Pets allowed
Allowed
Elevation Gain
?
Trail type
There-and-back
Distance
4.00 mi (6.44 km)
Please respect the outdoors by practicing Leave No Trace. Learn more about how to apply the principles of Leave No Trace on your next outdoor adventure here.

This section of the McKenzie River Trail heads upstream from the Trail Bridge Campground to Tamolitch Pool, and it is a very popular hike any time of the year. The trail winds its way in and out of the forest and provides great views of the McKenzie River, old lava flows, and other geologic features. With the lush old-growth forest surrounding the trail, this is an ideal hike to escape the summer heat or be shielded from the rain.

After 2.5 miles on the trail you are rewarded with the beautiful Tamolitch Pool, also called Blue Pool. No longer a waterfall, the river now emerges from under the rocks. The crystal clear water is deep blue in color - a photographers dream! The edge of the falls is a great place to relax and enjoy the natural beauty.

The full McKenzie River Trail is over 26 miles long and connects many beautiful spots in the Willamette National Forest. You can also access Tamolitch Pool by hiking downstream from Carmen Reservoir, and you can expand your adventure with many other hiking destinations including Clear Lake, Sahalie and Koosah Falls, Trail Bridge Reservoir, and Belknap Hot Springs. There are also many campgrounds along the trail as well.

Be sure to share the trail with fellow hikers and mountain bikers. Adventuring during the week if possible is recommended. The small parking area can fill up quickly on busy weekends. A map is located at the trailhead, but no other facilities are available.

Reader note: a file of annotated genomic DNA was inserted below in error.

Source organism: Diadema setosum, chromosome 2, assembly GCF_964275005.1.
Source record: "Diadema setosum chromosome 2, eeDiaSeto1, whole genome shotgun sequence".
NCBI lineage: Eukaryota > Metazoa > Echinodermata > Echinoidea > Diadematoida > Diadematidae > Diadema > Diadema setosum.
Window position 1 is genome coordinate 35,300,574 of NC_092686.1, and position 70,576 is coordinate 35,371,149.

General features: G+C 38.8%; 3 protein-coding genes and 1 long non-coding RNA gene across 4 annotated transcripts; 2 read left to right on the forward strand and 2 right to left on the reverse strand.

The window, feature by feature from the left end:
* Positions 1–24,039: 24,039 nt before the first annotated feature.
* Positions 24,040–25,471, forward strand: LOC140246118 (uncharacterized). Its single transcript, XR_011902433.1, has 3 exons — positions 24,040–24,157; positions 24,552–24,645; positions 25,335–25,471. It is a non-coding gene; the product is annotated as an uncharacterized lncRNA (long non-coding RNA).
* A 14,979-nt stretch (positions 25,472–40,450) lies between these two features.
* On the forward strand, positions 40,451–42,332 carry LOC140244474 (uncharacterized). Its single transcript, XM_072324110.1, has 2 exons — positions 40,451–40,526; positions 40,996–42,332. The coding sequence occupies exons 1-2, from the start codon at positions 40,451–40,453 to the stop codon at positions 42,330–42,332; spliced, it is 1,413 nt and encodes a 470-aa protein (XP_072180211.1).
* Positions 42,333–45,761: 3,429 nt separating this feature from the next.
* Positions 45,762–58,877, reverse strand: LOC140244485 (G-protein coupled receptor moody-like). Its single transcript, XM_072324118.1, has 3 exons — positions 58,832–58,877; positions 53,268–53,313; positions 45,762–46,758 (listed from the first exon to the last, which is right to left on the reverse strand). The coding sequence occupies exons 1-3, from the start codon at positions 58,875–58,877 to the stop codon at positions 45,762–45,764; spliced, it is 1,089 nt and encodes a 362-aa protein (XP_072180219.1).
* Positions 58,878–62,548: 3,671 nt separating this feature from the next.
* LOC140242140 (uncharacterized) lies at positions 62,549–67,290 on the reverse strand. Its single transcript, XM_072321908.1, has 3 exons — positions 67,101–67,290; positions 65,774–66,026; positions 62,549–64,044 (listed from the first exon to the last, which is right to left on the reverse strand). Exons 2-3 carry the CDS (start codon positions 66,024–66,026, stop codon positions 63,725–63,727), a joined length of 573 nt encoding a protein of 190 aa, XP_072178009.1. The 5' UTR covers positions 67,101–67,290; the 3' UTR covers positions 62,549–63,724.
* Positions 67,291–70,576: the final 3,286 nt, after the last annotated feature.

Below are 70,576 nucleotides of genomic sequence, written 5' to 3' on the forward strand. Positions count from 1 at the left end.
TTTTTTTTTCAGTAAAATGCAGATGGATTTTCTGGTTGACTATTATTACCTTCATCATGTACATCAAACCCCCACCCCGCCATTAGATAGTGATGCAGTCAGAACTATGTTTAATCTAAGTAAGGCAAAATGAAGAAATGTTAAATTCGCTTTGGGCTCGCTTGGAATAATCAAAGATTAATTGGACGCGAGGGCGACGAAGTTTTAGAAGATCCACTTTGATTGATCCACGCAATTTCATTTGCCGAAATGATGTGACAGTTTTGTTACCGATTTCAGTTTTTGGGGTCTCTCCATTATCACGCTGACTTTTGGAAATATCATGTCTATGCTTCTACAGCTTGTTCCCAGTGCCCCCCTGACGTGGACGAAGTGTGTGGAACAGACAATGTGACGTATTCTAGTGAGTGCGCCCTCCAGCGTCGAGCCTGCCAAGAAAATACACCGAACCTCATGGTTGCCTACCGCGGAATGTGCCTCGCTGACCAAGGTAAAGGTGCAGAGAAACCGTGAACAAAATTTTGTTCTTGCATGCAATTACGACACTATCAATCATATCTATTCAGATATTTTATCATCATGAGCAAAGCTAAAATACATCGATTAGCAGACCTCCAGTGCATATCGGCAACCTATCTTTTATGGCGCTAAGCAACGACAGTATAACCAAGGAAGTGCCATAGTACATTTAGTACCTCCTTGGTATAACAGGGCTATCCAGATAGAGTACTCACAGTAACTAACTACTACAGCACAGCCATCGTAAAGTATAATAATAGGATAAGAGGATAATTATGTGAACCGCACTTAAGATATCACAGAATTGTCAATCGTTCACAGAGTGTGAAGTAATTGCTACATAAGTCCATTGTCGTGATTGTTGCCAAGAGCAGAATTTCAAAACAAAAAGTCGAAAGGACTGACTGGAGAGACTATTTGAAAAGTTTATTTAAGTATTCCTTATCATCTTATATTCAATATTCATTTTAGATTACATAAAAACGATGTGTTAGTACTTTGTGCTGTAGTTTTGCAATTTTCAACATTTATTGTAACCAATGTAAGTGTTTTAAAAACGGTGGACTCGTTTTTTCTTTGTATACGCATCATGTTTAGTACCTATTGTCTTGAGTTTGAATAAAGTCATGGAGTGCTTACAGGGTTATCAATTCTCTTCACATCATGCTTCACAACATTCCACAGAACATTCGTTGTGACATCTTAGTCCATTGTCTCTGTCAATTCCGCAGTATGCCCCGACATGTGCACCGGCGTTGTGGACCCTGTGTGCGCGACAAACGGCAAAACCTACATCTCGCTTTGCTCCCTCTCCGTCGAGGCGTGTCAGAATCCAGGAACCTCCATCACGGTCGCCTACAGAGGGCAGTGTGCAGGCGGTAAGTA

Note: Cliff jumping is dangerous and the water is very cold, even in the summer. There have been several fatalities related to cliff jumping into this cold water. Scrambling down to the water's edge may be the better choice if you're looking to swim.

Logistics + Planning

Preferable season(s)

Winter
Spring
Summer
Fall

Congestion

High

Parking Pass

NW Forest Pass

Pros

Beautiful views. Swimming hole.

Cons

Busy.

Trailhead Elevation

2,317.00 ft (706.22 m)

Net Elevation Gain

300.00 ft (91.44 m)

Features

Bird watching
Wildlife
Old-growth forest
Wildflowers
Geologically significant

Suitable for

Biking

Location

Field Guide + Map

Nearby Lodging + Camping

Comments

06/28/2018
Family, kids, dogs and anybody friendly trail. Some parts are rocky but most of them are easy going trail with even your running shoes(but not recommend). My favorite trail in summer. You can actually go down to the water but there is no official trail. It is literally you just climb over a bunch of rocks which can be dangerous, so be careful.
08/07/2018
Just completed the entire mckenzie river trail, and this was our first nights stop. River was still running good in June, river was dry, but there was still a trickle from the hill breaking the glass in July.
Further warning for those who don't know: Blue pool is always ice cold. Take caution when swimming, and I don't recommend jumping from the cliffs.
06/29/2018
Just a few tips to add.

Don't wear sandals. Wear hiking shoes, or trainers at least. While this is an easy rated hike, part of the trail climbs up over steep and jagged basalt rock. On a busy summer day, I witnessed several cringeworthy moments of pure awkwardness watching hikers in flip flops negotiate the rocks. I also passed a hiker who took a nasty fall; the lava rock shredded her leg from ankle to hip.

The trail was crowded, with multiple user types: mountain bikers, trail runners, anglers, dogs, and hikers. I still enjoyed it, but I'd say this is definitely a trail where you want to bring your patience, courtesy, and trail ettiquite.

The water was quite literally ice cold. It's been said already, but one cannot overstate that.

This is a special place. I've hiked a lot of mountain river canyons and I was still amazed by the geology and clear blue waters of the McKenzie.
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